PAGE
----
15 March 1776 Ben was a First Lieutenant in Col. Benjamin Bellows, Jr.'s regiment. Sources #43 and #51.

Benjamin was a selectman of Saville. Source #43.

15 July 1776 Benjamin and his son, Samuel Wilson, both of Saville/Sunapee signed the Association test, indicating their support of the Revolutionary War. Source #44.

5 Dec 1776 Benjamin was appointed adjutant of Col. David Gilman's regiment. Sources #45 and #50.

The family removed to Hopkinton, NH between 5 Dec 1776 and March 1777.

March 1777, Benjamin lived in Hopkinton, Hillsborough County, NH and was in Capt. Joshua Bailey's Co., Col. Seely's Rgmt. of NH State Troops. Source #22.

August 1777 Benjamin was in Bennington Battle. Source #22.

23 Jun 1779 Ben mentioned in town records concerning building a bridge by his property. Source #46.

29 Apr 1782 - a Ben Thurber of Charlestown, NH, gentleman bought 50 acres of land in Charlestown.

22 May 1783 - a Ben Thurber of Charlestown, Co. Cheshire, NH, gentleman, sold 50 acres of land.

1787 Ben on Constable Gressy's Hopkinton Tax List for 1787. Source #46.

In 1790 Ben lived in Warnertown, Hillsborough Co., NH. Source #47.

29 Aug 1799, a Benjamin Thurber witnessed two land deed of Nathaniel3 Thurber (Samuel Wilson2, Benjamin 1). This could be Benjamin1 who m. Elizabeth Hallet or his grandson Benjamin3, who m. Mary Graves. Source #48.

There is no Benjamin Thurber living in the 1800 Federal Census as the head of the household in NH or VT. It is possible that Ben and his wife, Elizabeth, moved to VT when their daughter and husband, Francis and Philena Matilda (Thurber) Davis moved. The Davis's moved in the fall of 1794.

In the 1800 Federal Census, Barnard, Windsor Co., VT, there were an elderly man and woman living with the Davis's. Since his father was dead by then, it is possible that Francis Davis had his in-laws living with them. Source #52.

On I I June 1806 Elizabeth Thurber died in Royalton, Vermont, at age 84 and is buried in Royalton Broad Brook. Source #49.

Benjamin died in 1807. Source #1.
Sources for Benjamin and Elizabeth (Hallett) Thurber

1. Genealogy of the Ancestry and Descendants of Captain Francis Davis, by Francis Y. Davis, P. 104,105, 109, 111.

2. Vital Records of Rhode Island, 1636-1850, First Series, Vol. 6, Bristol County, P. 38.

3. Civil Register for Falmouth Township, Hants County, Nova Scotia (1747-1825) Mg. 9 B95, Vol. 2, P. 8-9. p. 4 of typescript copy, reel c-3027.

4. The Thurber Family Genealogy, by A.E. Thurber, Card # Sect. 2- 1.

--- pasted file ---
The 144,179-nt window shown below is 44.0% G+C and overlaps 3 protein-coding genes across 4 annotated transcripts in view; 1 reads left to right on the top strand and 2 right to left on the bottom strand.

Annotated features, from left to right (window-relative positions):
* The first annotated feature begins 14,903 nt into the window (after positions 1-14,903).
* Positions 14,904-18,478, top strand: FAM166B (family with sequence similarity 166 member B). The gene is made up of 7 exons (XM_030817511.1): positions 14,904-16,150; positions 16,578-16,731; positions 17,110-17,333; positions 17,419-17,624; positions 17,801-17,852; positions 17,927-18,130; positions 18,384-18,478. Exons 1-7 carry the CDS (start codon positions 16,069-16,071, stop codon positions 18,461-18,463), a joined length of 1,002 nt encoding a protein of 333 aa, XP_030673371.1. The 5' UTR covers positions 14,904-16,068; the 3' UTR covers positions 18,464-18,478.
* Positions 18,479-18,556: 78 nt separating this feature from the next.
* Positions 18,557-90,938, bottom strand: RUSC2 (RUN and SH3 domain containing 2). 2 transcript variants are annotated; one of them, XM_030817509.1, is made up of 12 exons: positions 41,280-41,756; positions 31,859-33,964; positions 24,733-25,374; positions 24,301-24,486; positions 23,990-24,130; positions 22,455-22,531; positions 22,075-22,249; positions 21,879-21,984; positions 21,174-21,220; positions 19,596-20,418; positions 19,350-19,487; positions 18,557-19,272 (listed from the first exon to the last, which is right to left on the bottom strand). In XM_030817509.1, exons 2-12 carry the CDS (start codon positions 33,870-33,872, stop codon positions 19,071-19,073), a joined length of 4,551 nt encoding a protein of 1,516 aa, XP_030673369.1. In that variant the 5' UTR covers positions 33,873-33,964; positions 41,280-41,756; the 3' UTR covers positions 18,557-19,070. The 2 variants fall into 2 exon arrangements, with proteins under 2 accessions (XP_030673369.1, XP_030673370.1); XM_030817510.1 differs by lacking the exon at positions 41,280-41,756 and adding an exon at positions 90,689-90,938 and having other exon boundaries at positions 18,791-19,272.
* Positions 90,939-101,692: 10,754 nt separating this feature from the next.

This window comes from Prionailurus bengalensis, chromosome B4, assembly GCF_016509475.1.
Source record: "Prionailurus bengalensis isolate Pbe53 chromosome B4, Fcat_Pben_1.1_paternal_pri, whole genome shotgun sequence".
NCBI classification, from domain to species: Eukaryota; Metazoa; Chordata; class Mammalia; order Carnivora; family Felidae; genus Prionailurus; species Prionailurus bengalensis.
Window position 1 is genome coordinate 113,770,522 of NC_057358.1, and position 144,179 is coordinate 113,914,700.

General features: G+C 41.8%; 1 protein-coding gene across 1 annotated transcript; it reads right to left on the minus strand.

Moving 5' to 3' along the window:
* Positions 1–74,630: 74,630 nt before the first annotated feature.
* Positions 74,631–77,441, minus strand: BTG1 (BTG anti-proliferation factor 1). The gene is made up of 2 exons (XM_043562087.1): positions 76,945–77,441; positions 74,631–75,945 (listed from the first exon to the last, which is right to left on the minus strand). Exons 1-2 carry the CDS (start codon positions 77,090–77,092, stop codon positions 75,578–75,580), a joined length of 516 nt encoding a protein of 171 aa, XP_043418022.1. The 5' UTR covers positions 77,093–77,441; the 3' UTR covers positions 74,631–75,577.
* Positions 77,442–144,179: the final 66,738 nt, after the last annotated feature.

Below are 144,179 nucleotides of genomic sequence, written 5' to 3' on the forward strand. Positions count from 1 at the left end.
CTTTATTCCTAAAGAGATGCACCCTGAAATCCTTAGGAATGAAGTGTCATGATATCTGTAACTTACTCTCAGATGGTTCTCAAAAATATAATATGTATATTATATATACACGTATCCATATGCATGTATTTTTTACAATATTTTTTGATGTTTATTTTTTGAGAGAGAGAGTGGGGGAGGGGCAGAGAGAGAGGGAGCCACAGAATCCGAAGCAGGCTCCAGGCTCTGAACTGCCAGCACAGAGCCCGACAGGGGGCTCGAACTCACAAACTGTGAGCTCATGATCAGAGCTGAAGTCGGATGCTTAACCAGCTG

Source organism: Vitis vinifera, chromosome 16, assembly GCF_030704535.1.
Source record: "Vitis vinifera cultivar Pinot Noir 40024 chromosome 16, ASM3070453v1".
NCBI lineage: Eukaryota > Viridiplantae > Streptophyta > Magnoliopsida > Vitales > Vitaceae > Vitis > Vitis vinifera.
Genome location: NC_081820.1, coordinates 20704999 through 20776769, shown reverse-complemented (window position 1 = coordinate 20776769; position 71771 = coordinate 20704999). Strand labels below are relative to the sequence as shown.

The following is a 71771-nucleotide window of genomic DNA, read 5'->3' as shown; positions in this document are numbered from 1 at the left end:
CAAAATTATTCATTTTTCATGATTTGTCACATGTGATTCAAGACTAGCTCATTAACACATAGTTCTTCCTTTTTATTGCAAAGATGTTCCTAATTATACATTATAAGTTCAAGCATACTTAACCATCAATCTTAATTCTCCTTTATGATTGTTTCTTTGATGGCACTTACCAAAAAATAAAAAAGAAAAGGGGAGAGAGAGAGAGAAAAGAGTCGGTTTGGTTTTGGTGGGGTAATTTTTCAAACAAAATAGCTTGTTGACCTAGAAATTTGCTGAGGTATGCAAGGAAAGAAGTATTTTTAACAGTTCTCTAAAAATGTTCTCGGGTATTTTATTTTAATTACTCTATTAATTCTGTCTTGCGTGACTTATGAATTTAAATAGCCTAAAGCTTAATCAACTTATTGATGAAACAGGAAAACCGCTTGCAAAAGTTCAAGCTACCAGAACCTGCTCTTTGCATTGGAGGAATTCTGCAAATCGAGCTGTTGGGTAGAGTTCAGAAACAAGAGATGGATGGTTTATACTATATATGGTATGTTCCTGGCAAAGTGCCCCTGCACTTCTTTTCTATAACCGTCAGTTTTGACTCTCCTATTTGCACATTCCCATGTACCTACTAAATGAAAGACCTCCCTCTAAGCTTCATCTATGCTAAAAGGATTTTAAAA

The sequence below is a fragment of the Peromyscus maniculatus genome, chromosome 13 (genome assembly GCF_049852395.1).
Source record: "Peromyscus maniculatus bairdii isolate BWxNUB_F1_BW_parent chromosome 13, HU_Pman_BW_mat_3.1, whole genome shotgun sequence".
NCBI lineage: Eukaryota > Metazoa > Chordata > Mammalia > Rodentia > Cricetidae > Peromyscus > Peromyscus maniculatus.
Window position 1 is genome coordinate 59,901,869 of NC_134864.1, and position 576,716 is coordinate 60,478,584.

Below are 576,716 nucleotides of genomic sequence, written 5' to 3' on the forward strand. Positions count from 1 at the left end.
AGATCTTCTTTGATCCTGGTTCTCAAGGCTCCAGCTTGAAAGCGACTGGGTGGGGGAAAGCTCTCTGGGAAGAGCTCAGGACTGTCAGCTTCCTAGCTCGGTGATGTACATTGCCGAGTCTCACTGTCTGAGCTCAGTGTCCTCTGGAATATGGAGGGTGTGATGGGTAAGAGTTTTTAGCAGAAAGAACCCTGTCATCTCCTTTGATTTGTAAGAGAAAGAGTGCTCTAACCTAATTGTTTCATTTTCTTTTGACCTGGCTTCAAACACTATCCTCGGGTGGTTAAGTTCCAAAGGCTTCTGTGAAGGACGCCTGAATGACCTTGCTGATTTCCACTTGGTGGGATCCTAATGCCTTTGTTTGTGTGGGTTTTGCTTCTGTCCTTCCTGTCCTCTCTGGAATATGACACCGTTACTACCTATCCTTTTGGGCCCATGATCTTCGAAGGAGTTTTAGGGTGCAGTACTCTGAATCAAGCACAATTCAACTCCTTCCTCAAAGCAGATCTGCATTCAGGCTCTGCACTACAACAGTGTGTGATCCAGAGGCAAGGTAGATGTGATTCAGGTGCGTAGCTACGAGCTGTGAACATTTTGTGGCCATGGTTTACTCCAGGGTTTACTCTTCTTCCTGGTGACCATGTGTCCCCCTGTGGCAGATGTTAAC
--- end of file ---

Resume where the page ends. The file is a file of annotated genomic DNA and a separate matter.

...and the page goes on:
5. New England Vital Records from the Exeter News-Letter (1831-1840), Vol. 2, by Scott Lee Chipman, p. 61.

6. Vital Records of Kingston, NE, 1681-1823, p. 69.

7. The Huntoon Family, by Daniel Huntoon, pp. 27,34.

8. Copied from tombstone in E. Unity cemetery, E. Unity, NH.

9. A Genealogical Record of the Power(s) Families, by Franklin E. Powers, p. 8.

10. The Thurber Family Genealogy, by A. E. Thurber, Card 1 for Benjamin Thurber.

11. Pedigree chart for Harold B. Thurber.

12. According to Sons of the American Revolution, application of Seymour Warrin Thurber.

13. Letter from Oakwood Cemetery Association, Brentwood Rd, P.O. Box 409 P, Bay Shore, NY 11706, to Harold B. Thurber, dated 27 April 1990.

14. Letter from Harold Ruland to Mr. Thurber, dated 23 Nov 1955.

15. 1850 Federal Census, NY, Suffolk Co., Islip, Series M432, Roll 601, p. 113.

16. 1870 Federal Census, NY, Suffolk Co., Islip, Series M593, Roll 1101, stamped p. 44, handwritten p. 87, line 4.

17. Letter from Harold B. Thurber to Charles H. Thurber, Sr., stating information from tombstones he copied while at an old cemetery at Bay Shore, L.I., NY.

18. Warner, NH, Town Records on microfilm at the NH State Library, Concord, NH, Vol: 1, p. 457.

19. Old Families of Salisbury and Amesbury, by David W. Hoyt, p. 73 1.

20. Vital Records of Amesbury, MA, p. 332.

21. Rhode Island Genealogical Register. Oct. 1980, p. 146.

22. Revolutionary War Pension and Bounty and Land Warrant Application Files, National Archives Film M804-2385, Application #RI0580 for Francis Thurber.

23. Records sent by Joyce J. Denny, Genealogy Chairperson of the Franklin Co. Historical and Museum Society, believed to be the records of the Bunker Hill Cemetery, Franklin Co., NY.